Musashi probably got so much chocolate on Valentine's.

"I don't know," said Musashi, and the hand left Sena's arm. "I like you the way you are."

Sena—did not blink.

"The way I am?" he repeated, and looked at Musashi.

Who was looking at something on the ground, one eyebrow raised. Sena followed his eyes.

To the pink-wrapped, white-ribboned bag of chocolate on the ground.

For a long, silent moment, they both stood there, staring at the wrapped chocolates lying on the ground.

Somewhere in a small, isolated corner of his brain, Sena decided he would have preferred to just die on the Death March last year after all.

"That," he gasped, "that—not—I mean—it's—don't—I—not—girl—"

The last shreds of his dignity were blowing in the wind. How had that thing gotten out of his bag? And why did it have to happen in front of Musashi? Musashi, who was the very ideal of manhood to Sena. Musashi, who could swap his hard hat for a topknot and two swords and have it be completely appropriate. Musashi, who was everything Sena wanted to be, who was—

—picking up the chocolate.

"No—" Sena held up his hands, to either surrender or start cutting. "I—no—it's not—you don't understand—"

Musashi straightened up. Sena lunged for the chocolates, willing to be rude if it meant getting that stupid, stupid thing away from—

Musashi raised it over his head.

Sena's hands followed the chocolates automatically, and then he found himself apparently flashing back to third grade when taller kids would play Keep Away with his bento. Only now it wasn't Takefumi-kun holding his bento over his head—it was Musashi holding a pink and white bag of chocolate that Sena had labored to make in Home Ec on Valentine's Day.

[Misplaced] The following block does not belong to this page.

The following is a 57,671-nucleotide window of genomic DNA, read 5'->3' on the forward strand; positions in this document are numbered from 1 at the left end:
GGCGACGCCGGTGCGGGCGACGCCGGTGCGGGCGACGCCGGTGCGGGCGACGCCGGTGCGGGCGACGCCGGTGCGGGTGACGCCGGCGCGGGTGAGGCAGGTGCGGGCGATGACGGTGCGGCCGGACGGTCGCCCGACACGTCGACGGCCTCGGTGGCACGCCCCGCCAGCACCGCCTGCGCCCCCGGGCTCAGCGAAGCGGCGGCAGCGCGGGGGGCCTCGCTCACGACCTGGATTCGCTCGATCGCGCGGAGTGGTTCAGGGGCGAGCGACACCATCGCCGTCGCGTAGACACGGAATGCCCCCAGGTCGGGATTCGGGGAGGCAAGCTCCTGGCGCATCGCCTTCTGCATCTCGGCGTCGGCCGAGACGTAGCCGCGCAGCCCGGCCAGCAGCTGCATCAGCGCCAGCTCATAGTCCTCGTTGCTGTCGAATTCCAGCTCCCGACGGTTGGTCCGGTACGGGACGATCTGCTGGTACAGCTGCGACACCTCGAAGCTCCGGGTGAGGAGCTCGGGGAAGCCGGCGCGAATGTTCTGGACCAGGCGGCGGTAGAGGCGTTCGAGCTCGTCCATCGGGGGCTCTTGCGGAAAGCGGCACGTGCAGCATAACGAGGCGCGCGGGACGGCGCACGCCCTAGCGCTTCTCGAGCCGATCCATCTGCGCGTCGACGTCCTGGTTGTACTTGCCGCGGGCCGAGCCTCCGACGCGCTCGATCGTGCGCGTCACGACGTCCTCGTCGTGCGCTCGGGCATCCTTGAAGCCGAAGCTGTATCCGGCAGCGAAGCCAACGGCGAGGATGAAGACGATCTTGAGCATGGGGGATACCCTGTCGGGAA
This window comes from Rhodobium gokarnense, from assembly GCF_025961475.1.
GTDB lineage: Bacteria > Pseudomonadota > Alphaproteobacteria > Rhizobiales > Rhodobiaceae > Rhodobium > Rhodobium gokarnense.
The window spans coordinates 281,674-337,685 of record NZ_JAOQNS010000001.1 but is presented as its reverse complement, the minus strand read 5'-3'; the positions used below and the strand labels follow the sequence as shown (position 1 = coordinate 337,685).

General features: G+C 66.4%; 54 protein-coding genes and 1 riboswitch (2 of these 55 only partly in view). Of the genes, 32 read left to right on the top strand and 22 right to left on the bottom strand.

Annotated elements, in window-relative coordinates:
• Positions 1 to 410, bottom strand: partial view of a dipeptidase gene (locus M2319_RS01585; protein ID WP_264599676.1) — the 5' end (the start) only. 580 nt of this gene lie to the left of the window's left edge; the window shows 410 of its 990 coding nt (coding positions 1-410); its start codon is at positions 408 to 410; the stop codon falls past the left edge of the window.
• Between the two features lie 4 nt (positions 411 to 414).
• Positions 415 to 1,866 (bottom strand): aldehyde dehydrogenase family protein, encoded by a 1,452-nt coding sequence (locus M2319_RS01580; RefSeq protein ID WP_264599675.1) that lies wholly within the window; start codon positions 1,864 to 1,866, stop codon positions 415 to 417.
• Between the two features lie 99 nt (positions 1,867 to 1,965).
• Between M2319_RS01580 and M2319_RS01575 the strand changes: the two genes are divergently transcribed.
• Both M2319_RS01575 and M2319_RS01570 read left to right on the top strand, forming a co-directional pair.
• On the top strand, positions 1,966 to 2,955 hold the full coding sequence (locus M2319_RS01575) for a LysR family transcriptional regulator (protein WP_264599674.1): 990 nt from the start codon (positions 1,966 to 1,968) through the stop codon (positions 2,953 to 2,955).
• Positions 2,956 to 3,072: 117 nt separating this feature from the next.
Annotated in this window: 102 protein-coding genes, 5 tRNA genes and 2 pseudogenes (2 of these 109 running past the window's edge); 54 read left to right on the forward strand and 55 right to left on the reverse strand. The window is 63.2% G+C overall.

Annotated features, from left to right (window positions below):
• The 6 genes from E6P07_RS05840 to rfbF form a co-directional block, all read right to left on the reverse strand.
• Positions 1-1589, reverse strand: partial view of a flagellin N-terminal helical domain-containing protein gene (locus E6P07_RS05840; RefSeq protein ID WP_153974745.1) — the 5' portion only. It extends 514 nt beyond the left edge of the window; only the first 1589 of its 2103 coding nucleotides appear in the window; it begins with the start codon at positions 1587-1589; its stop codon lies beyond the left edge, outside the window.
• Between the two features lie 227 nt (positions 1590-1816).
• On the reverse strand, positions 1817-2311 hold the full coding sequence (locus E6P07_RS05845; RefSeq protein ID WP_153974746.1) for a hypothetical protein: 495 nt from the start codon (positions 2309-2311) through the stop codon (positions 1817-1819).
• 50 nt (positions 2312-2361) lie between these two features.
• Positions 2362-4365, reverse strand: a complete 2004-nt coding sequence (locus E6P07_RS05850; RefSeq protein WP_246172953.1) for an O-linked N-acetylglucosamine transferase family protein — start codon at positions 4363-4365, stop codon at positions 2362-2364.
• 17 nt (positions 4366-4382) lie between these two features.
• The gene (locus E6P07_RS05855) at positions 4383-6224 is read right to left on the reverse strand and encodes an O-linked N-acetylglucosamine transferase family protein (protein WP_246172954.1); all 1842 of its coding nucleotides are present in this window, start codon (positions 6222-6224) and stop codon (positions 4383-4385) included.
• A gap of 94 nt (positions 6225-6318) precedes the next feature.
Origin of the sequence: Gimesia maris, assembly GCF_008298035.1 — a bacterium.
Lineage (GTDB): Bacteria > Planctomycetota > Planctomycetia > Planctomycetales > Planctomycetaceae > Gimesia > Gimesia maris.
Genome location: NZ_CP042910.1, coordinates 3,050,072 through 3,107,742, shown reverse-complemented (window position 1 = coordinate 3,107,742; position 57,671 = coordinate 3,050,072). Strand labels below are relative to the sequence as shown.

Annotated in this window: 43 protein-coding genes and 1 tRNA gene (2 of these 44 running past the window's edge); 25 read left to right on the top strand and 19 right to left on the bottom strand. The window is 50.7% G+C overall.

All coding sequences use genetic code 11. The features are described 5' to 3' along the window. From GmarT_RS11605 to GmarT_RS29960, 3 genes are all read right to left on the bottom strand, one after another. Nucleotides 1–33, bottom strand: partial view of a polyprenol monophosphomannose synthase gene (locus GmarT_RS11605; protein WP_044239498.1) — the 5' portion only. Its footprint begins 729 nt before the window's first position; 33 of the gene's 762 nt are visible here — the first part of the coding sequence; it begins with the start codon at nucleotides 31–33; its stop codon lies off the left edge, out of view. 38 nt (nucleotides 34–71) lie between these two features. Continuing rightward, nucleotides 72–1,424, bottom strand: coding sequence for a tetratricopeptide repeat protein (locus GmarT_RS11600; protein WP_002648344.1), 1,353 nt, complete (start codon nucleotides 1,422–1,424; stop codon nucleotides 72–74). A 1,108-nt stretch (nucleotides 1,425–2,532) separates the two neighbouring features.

Sena stood there, arms over his head, looking up at Musashi. That same small, isolated corner of his brain demanded to know since when had Musashi been so stupidly tall.

Musashi looked down at him.

"I think I'll keep this," said Musashi, and then the chocolate was disappearing into a pocket.

Sena—stood there, arms raised, mind a complete blank. Musashi seemed to eye him for a minute, and then the corner of his mouth lifted slightly.

Then he leaned.

Right down.

Into Sena's face.

"Go straight home, Sena," he said. His voice was low and—somehow gentler than usual, and it occurred to Sena that, to anyone looking, it looked an awful lot like he was about to put his arms around Musashi's neck. "And don't talk to strangers."

When Musashi pulled away, Sena realized he was holding his breath.

And his arms. Still in the air.

Sena didn't see Musashi walk away. He didn't know whether Musashi went up the street or down, whether he looked back or not. All he knew was that he had now had three bags of chocolate taken from him, his face was so flushed that his cheeks hurt, and his arms didn't seem to want to come down. It was only when he heard a passing toddler asking his mother, "Oneechan want up?" that Sena turned as red as the Deimon amefuto team's uniforms and slammed his arms back down by his sides.

He didn't know why he was blushing so much.

"Why doesn't anyone just ask?" he whimpered.